The Rasiowa–Pawlak school was established during the second half of the twentieth century. The school concentrates on studies in logics, foundations of computer science and artificial intelligence (AI). Its formation has been greatly influenced by the logician Andrzej Mostowski, a professor at Warsaw University [110,111], who, in particular, directed the doctoral dissertation of Helena Rasiowa. Nowadays, the disciples of the Rasiowa–Pawlak school are active in many research-development centres worldwide. The school founded its own journal, Fundamenta Informaticae. In this paper, we present selected trends in the studies of the school concerning applications of logic in AI. At the beginning, we briefly describe the genesis of the Rasiowa–Pawlak school. We then present the understanding, currently dominating within the school, on such basic concepts as AI and logic. Since the beginning of the 1950's, the focus of the research by Helena Rasiowa and her associates has been the application of algebraic and topological methods to the investigation of crucial problems of logic from an AI perspective. Amongst them are the completeness theorem, construction of deduction systems, construction of models, especially models for constructive mathematics [136,241,67] and related logics such as intuitionistic, intermediate, modal, and approximation logics. In the paper, we discuss the fundamental, in our opinion, ideas underlying these roots of the Rasiowa–Pawlak school. A great importance in the studies of the school is assigned to the search for optimal tools for reasoning about complex vague concepts, construction of knowledge representation systems, reasoning about knowledge as well as for the application of logics in learning, communication, perception, planning, action, cooperation, and competition.
It should be noted that as is the case with many other research centers, the Rasiowa– school studies pertaining to the application of logics in AI have also undergone an evolution which we present in this paper. We include extensive references to the literature on the approach presented in this paper.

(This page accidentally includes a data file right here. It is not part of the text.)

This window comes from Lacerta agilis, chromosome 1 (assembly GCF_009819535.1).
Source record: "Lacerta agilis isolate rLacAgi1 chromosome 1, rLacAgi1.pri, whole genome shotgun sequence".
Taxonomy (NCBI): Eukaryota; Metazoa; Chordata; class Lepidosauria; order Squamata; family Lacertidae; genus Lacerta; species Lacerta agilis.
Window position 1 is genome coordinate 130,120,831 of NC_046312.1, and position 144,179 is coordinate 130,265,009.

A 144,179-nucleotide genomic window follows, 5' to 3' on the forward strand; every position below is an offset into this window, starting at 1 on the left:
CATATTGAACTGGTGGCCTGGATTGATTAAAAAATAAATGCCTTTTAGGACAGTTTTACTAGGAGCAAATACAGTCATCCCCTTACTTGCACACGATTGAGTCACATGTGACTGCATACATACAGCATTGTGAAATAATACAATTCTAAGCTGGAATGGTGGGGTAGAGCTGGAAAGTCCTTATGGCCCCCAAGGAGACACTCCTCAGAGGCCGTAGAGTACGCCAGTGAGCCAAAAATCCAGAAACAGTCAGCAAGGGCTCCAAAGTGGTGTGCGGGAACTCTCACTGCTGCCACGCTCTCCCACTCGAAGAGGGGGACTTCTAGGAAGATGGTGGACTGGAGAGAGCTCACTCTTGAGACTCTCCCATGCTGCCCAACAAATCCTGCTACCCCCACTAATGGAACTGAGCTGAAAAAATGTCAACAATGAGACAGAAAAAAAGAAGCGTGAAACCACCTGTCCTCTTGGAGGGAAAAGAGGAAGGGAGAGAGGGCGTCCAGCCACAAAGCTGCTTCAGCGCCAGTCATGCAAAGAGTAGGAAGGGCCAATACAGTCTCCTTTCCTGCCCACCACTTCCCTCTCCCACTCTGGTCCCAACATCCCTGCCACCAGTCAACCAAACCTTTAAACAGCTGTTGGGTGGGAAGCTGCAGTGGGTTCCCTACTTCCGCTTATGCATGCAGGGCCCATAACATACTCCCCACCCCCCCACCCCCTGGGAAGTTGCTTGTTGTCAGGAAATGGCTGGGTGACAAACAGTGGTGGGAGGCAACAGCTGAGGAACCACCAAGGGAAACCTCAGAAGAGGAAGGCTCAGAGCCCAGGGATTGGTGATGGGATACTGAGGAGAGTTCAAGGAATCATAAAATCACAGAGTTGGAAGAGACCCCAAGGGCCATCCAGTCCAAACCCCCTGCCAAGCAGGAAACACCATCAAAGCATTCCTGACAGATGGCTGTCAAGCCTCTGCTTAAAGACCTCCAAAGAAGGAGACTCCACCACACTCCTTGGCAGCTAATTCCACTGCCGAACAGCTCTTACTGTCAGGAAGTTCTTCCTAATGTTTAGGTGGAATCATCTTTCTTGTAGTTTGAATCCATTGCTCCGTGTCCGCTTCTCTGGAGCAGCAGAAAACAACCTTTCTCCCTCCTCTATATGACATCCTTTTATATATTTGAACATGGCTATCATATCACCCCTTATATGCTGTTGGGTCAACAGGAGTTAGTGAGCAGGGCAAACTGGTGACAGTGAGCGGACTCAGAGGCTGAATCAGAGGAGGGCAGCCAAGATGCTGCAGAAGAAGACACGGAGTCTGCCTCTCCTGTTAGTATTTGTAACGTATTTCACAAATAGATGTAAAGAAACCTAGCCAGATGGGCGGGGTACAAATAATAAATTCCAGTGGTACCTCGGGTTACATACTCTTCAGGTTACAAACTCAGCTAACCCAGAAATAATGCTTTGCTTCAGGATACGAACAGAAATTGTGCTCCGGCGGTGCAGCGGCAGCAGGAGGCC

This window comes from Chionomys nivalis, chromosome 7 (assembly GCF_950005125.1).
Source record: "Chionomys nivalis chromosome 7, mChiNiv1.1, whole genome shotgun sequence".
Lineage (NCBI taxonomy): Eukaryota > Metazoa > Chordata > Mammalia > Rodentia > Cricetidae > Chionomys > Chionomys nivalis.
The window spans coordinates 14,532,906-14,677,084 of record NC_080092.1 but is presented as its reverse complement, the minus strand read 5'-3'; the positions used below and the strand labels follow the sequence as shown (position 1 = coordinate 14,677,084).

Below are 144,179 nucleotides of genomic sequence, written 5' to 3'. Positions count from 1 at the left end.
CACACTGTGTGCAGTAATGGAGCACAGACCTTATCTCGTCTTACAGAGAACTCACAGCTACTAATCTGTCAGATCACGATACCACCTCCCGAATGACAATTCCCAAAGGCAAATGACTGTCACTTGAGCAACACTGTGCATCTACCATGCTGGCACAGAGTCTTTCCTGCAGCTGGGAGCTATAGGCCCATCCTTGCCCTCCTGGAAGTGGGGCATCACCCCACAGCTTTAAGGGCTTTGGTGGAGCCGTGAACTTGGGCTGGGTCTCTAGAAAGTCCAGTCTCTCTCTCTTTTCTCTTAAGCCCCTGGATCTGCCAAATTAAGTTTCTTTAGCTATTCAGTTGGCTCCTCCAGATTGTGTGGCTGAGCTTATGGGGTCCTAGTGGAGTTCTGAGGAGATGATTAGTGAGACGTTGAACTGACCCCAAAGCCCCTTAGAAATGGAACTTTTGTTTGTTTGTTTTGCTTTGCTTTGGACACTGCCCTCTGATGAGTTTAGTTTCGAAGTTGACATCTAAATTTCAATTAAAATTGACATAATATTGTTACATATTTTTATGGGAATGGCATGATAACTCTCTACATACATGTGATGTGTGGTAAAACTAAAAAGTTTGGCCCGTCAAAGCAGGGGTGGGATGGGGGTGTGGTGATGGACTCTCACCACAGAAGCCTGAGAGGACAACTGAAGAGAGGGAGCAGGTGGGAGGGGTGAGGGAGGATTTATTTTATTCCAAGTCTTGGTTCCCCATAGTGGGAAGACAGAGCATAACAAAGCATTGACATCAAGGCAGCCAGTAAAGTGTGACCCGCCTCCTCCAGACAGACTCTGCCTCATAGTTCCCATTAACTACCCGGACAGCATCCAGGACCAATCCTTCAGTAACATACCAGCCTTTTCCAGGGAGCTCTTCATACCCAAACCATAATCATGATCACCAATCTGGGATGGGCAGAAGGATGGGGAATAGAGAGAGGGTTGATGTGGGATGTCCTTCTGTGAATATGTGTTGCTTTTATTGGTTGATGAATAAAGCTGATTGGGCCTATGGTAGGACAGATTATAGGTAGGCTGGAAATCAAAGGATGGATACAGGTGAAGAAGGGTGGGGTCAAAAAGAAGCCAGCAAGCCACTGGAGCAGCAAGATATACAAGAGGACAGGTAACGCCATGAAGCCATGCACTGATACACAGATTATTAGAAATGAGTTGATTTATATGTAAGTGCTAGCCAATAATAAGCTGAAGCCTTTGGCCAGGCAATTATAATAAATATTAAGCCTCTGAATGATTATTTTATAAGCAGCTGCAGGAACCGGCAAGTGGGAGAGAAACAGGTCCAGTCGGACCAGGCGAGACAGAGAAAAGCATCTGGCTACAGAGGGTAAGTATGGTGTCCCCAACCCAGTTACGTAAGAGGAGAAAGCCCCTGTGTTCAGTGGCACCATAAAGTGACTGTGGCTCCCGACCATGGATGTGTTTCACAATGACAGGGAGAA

The standard definition of lim z→∞F(z)=∞ is an ∀∃∀ sentence. Mostowski showed that in the standard model of arithmetic, these quantifiers cannot be eliminated. But Abraham Robinson showed that in the nonstandard setting, this limit property for a standard function F is equivalent to the one quantifier statement that F(z) is infinite for all infinite z. In general, the number of quantifier blocks needed to define the limit depends on the underlying structure [Mscr ] in which one is working. Given a structure [Mscr ] with an ordering, we add a new function symbol F to the vocabulary of [Mscr ] and ask for the minimum number of quantifier blocks needed to define the class of structures ([Mscr ],F) in which lim z→∞F(z)=∞ holds.
We show that the limit cannot be defined with fewer than three quantifier blocks when the underlying structure [Mscr ] is either countable, special, or an o-minimal expansion of the real ordered field. But there are structures [Mscr ] which are so powerful that the limit property for arbitrary functions can be defined in both two-quantifier forms.
I review Ratajczyk's version of model theoretic approach to proof theory for arithmetic. I develop the idea of the Hardy hierarchy and its application to construction of initial segments satisfying PA. As a sample of applications of these ideas I give a version of the Paris–Harrington theorem and a sketch of independence of Goodstein theorem.
Pseudorecursive varieties  strongly express a lack of recursive uniformity related to equational logic. This article suggests an abstraction of the notion and its integration with algebraic and computational studies—steps that may support or at least explicate Tarski's claim that the nonrecursive pseudorecursive equational theories are nonetheless decidable.